Noncompliance is an oft-used medical term that basically means "the patient" is not doing what "the professional" has instructed him/her to do. I've been on both sides of that equation.
There are many reasons for noncompliance. Sometimes, the patient doesn't fully understand the reason for or the value to doing what they've been told to do. Other times, they just don't feel like doing it or they forget.
With asthma patients, the most common type of noncompliance is with taking our medicines exactly as prescribed. I'd venture to say that most of us have been at least slightly noncompliant once or twice.
And, unfortunately, the main reason asthma control hasn't been fully achieved by all asthmatics (though it's possible), is this noncompliance. Now findings from a new study show that the most noncompliant asthma patients are those who have milder forms of the disease.
Researchers from a large health maintenance organization in southeast Michigan published findings about primary nonadherence, or the failure to fill inhaler presriptions, in the November 2007 issue of the Journal of Allergy and Clinical Immunology.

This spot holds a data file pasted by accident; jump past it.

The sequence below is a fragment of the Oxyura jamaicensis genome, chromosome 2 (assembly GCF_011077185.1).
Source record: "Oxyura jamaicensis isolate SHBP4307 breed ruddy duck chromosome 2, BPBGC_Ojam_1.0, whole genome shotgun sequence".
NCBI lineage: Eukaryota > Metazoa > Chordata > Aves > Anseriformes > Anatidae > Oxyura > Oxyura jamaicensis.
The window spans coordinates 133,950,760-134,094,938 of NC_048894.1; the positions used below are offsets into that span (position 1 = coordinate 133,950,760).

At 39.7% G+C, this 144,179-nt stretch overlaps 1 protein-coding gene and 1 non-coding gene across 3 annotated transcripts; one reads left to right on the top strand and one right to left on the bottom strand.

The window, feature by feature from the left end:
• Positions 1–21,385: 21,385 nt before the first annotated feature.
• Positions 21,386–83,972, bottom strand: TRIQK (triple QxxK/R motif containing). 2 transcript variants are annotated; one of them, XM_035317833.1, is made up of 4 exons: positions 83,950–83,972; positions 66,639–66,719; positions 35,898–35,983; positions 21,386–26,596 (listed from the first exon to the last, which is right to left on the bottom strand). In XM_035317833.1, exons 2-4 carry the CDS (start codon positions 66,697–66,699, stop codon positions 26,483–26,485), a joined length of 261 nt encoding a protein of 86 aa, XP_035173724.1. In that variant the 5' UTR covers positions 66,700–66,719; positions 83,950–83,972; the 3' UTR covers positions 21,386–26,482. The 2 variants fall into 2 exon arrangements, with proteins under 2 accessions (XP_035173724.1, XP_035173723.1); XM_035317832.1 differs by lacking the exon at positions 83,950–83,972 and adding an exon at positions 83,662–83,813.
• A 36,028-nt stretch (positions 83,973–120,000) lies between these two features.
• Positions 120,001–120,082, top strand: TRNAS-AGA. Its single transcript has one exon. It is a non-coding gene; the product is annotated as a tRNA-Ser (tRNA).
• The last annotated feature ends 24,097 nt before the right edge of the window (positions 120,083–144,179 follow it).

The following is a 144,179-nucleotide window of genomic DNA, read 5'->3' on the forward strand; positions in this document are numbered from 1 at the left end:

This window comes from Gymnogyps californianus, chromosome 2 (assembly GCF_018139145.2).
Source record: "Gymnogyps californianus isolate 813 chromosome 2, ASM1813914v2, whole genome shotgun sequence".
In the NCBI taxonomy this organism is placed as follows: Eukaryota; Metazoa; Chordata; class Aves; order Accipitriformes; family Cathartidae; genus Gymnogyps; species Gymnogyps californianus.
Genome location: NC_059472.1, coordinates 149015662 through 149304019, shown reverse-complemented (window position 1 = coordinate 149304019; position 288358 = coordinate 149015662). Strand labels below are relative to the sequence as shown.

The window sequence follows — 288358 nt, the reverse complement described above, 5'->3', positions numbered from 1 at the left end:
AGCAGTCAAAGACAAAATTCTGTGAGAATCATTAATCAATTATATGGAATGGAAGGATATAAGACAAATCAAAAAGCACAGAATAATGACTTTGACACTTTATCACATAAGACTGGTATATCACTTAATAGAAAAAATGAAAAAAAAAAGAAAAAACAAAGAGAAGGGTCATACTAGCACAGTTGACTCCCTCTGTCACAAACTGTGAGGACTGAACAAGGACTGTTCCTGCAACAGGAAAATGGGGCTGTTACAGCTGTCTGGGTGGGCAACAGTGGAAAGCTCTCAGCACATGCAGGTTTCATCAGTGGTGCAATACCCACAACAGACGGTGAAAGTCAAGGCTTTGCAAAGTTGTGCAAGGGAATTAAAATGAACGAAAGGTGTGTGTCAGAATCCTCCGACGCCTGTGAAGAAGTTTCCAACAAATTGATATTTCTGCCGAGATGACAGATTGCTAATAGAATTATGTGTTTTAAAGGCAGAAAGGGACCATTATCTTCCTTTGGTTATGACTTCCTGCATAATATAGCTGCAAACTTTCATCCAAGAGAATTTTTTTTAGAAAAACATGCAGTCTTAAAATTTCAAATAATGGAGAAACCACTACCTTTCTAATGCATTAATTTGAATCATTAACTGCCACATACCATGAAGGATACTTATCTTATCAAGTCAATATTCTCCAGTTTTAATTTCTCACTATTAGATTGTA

Here are the highlights of the study:
- 1064 patients with asthma were included in the study
- Patients ranged in age from 5 to 56 years
- All had at least 1 prescription for an inhaled steroid
- All were followed for at least 3 months after the initial prescription
- Electronic prescription information and pharmacy claims were used to validate the data
- 8% never filled their inhaler prescriptions
The results showed that mild asthmatics were less likely to fill their prescriptions. Other common factors related to this noncompliance were: younger age, female sex, and African-American race. My guess is when asthma symptoms are not that severe, it's harder to get motivated (and to remember) to use your inhaler.
I speak from experience.
Published On: January 16, 2008